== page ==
The Regulations setting out the requirements for large private
and voluntary sector employers (those with 250 or more employees)
to provide an annual report on the gender pay gap within their
organisation are expected to come into force this April. These
statutory requirements come on the back of a series of initiatives
and consultations on how best to look to bridge the ongoing gap
between the wages of men and women in the workplace. With the most
recent Office for National Statistics figures showing that there
remains a gap of 9.4% for full-time employees.
Employers affected by these changes will be required to publish
figures for the mean and median hourly pay of their female
employees as compared to their male employees. These figures will,
in turn, be required to be broken down into quartiles to illustrate
the extent of the gap at different salary levels in the
Pay will include basic pay, any paid leave, allowances, shift
premiums and bonus payments. It will not include any overtime pay,
expenses, payments under salary sacrifice schemes and benefits in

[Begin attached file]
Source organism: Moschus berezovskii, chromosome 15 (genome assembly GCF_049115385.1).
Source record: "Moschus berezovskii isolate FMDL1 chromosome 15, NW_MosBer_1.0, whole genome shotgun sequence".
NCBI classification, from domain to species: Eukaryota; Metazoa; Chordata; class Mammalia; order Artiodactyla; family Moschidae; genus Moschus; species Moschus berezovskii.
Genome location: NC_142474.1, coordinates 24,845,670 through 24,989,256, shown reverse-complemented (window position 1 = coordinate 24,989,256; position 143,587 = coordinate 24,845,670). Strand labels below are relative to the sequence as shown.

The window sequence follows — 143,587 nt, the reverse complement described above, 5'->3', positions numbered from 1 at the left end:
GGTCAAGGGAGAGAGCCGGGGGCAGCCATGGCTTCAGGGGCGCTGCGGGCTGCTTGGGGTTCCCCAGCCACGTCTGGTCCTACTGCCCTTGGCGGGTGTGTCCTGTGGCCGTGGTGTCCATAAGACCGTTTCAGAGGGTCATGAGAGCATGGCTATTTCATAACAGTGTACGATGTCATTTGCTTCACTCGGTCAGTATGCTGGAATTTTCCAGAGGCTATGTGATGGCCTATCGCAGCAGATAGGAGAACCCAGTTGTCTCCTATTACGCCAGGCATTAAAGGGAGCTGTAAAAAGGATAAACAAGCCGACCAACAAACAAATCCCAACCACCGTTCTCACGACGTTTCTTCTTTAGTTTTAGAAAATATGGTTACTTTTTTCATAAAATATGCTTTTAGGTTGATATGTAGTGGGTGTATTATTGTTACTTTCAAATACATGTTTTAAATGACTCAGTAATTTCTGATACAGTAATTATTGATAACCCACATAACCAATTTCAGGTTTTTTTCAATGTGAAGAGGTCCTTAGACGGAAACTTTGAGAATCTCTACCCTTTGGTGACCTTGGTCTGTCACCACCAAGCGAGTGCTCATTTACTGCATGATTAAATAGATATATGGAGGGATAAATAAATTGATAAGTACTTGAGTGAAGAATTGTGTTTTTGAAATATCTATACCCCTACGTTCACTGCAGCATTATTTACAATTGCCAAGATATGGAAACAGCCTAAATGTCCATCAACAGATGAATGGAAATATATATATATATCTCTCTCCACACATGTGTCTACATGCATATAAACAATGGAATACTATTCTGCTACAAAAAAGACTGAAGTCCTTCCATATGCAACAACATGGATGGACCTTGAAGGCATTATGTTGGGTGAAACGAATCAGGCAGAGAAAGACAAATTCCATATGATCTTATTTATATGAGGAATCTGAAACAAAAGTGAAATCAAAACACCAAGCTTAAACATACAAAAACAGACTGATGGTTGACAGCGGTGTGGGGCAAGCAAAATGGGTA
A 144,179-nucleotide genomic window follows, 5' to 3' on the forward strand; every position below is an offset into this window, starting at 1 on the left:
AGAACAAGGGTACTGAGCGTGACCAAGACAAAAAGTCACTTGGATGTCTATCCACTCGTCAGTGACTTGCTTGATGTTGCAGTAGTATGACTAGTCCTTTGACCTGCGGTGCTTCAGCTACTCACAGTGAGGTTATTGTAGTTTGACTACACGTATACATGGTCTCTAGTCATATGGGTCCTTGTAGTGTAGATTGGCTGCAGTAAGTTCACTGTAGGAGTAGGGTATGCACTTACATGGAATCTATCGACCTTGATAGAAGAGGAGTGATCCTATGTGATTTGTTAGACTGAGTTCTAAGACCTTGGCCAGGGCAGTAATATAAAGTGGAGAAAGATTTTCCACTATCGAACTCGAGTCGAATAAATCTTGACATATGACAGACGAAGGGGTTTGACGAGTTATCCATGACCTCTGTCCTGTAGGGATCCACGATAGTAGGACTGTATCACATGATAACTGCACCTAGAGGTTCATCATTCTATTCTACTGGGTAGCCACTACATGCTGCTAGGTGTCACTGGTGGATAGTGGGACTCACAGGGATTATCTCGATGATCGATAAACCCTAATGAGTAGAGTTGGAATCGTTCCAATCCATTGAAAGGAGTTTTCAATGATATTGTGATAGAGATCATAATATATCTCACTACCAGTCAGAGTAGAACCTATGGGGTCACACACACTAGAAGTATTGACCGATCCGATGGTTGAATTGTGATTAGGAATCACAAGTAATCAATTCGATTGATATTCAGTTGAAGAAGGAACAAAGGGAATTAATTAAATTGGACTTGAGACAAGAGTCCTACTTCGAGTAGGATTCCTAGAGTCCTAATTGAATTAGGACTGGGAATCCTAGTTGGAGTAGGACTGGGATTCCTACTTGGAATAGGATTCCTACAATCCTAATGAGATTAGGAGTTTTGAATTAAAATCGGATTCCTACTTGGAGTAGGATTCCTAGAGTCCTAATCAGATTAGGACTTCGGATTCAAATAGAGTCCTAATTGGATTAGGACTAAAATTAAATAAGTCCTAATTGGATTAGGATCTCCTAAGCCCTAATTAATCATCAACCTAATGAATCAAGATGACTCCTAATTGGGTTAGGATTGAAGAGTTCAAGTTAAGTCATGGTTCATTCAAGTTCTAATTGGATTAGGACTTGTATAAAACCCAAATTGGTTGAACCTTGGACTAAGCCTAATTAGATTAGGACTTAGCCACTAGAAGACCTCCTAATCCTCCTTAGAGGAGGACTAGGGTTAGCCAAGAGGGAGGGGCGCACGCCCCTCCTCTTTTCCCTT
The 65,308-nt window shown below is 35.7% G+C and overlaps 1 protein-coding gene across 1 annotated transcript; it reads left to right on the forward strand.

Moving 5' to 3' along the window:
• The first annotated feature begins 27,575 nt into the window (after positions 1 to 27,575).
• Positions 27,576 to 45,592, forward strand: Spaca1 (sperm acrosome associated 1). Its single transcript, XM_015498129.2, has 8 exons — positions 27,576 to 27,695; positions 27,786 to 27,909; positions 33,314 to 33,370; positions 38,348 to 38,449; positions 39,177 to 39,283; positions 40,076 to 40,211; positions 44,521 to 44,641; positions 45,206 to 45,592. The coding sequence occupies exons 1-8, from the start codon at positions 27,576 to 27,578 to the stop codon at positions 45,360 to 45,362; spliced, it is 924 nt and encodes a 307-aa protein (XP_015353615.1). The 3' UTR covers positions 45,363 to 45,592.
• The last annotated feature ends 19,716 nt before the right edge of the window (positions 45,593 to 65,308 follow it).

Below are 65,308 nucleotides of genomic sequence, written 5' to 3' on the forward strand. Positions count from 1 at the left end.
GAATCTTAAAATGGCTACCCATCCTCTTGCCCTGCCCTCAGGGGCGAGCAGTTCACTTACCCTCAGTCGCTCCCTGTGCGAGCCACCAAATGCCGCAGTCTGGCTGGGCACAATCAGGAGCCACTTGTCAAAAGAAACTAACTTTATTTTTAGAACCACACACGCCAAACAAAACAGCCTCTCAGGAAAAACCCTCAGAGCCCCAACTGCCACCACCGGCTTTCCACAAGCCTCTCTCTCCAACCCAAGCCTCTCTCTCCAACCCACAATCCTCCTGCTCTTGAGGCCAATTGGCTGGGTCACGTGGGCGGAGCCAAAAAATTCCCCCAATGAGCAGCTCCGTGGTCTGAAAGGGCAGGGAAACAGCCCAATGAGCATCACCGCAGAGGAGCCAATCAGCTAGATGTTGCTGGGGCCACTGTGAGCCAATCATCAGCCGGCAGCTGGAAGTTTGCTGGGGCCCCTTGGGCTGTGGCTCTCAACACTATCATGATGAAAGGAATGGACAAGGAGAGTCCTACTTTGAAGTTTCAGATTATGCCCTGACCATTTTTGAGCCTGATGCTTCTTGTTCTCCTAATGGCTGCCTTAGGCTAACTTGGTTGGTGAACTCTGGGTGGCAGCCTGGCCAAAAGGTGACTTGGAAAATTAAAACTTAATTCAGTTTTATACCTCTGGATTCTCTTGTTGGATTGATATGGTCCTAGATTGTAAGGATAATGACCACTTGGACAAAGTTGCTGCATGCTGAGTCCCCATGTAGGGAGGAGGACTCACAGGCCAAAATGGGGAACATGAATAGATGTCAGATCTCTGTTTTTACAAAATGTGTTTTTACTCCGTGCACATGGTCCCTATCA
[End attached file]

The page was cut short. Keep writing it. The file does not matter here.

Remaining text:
kind. Bonus payments will include payments received and earned in
relation to profit sharing, productivity, performance and other
bonus or incentive pay, piecework and commission.
In addition, such organisations will be required to provide
information about men and women's mean bonus payments over a 12
month period and the proportion of male and female employees who
receive a bonus during that period; the same definition of bonus
payments will be applied.
Organisations will be monitored and those not complying with the
requirement to publish such information may end up being named and
Breaking this down, the reports published by relevant
organisations will need to include:
The difference in mean pay between male and female
The difference in median pay between male and female
The difference in mean bonus pay between male and female
The proportion of male and female employees who receive a bonus
during that period;
The numbers of male and female employees employed by the
organisation on the prescribed date in quartile pay bands.
Those within the organisation charged with working out the mean
and median pay of employees are likely to need to dust off their
old maths textbooks with particular care having to be taken to
ensure that the raw data on the salaries and bonuses of employees
is accurate and lends itself to analysis for these purposes.
Organisations will need to publish their report on their website
and submit a copy to the Government annually.
The content of this article is intended to provide a general
guide to the subject matter. Specialist advice should be sought
about your specific circumstances.
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